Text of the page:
Manuals
Once you generate a contingency table in the ‘ANALYSE’ – ‘Statistics’ – ‘Crosstabs’ tab, the Chi-squared value is displayed. Within the table, cells will be displayed in different colours, based on residuals.
Residuals provide an extremely simple and effective analysis of developments in the table. Unlike the Chi-square value, which gives only a general diagnosis of the correlations in the table, residuals accurately show where we can find correlations. Chi-square can prove to be statistically significant due to correlations in a single cell, but it does not tell us where it is.
A residual is a term used in connection with analysis of nominal variables. A residual is simply the difference between the actual frequency of the given cell and the theoretical frequency, as it would have been if the variables of the two-dimensional table in this cell were not related (assumption of the null hypothesis). Theoretically, the frequency is calculated very simply as the product of two margins, divided by the total size of the table.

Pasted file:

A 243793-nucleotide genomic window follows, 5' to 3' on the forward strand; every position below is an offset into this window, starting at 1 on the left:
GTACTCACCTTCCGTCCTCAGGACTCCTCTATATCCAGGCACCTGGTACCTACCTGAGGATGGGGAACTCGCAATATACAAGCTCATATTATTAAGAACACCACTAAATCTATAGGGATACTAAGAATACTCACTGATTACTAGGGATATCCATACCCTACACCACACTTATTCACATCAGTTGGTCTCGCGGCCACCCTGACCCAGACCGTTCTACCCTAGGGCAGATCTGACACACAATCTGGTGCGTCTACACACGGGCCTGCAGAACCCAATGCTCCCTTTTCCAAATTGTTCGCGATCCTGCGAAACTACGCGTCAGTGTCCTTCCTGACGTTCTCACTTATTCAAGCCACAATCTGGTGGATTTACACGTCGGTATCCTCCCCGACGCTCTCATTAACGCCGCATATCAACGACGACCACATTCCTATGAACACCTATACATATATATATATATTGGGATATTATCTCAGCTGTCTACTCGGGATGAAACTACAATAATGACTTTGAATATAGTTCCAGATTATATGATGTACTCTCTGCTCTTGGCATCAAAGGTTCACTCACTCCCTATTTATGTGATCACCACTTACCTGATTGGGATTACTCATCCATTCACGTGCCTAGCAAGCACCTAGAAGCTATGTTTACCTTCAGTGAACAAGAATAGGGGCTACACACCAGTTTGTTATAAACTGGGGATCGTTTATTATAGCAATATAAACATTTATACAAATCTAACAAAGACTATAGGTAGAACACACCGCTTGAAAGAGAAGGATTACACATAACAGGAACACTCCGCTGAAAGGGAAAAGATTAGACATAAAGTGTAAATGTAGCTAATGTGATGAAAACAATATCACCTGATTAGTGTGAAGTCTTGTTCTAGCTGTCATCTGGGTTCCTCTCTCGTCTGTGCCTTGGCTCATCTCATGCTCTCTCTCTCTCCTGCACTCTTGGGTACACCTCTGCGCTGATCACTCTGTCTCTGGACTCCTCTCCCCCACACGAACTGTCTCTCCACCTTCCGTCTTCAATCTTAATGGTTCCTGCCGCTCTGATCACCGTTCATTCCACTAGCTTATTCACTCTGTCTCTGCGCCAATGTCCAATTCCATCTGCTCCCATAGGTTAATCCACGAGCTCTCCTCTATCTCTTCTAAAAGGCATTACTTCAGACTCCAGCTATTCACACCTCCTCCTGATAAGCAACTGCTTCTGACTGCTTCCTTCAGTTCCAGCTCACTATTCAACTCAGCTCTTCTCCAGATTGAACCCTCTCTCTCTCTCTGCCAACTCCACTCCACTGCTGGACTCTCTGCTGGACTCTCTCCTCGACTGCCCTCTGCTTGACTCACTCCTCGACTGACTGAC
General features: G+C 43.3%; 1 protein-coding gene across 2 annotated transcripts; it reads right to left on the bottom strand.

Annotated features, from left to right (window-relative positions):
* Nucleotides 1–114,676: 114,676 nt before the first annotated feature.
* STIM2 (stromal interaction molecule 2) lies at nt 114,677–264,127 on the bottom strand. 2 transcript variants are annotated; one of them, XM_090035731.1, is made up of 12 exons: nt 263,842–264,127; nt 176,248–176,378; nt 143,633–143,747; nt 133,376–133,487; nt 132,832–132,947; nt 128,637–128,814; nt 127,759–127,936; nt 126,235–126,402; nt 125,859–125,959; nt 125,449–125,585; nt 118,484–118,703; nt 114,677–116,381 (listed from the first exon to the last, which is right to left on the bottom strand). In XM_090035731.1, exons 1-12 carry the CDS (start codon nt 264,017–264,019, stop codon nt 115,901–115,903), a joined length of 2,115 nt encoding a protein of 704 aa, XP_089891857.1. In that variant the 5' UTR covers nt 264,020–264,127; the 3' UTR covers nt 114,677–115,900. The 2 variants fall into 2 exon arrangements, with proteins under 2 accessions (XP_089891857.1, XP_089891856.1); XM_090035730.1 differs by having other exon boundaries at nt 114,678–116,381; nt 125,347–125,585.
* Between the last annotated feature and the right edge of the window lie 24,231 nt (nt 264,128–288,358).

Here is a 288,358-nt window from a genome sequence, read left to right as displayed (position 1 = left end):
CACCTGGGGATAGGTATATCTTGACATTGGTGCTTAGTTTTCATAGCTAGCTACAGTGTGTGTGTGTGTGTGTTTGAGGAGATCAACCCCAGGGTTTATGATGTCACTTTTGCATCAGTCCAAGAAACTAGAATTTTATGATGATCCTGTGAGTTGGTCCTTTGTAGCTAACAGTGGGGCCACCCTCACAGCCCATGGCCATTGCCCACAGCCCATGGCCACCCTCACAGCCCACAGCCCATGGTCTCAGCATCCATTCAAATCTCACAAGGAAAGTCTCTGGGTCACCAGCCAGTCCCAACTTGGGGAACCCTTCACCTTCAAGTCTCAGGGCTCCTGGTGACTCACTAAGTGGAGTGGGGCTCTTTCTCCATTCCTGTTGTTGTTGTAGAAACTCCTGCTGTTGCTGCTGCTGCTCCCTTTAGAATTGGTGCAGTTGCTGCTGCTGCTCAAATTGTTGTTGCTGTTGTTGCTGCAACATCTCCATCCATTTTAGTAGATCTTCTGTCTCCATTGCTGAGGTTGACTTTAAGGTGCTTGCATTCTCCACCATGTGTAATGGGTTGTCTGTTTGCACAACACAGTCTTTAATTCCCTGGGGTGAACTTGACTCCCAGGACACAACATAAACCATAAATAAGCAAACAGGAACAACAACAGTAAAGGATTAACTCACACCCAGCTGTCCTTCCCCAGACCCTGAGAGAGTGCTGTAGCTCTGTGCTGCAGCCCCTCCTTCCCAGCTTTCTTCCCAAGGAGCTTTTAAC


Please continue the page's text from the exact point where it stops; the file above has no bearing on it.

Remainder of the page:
If basic residuals – which with the standard assumption follow the Poisson distribution – are standardised (subtract the expected value and divide by the standard deviation), we get standardised residuals, which are asymptotically normally distributed. With standardised residuals we utilize the commonly used interpretation of hypothesis testing and the usual critical values, i.e. 1.65 or 1.96 at 10% or 5% risk.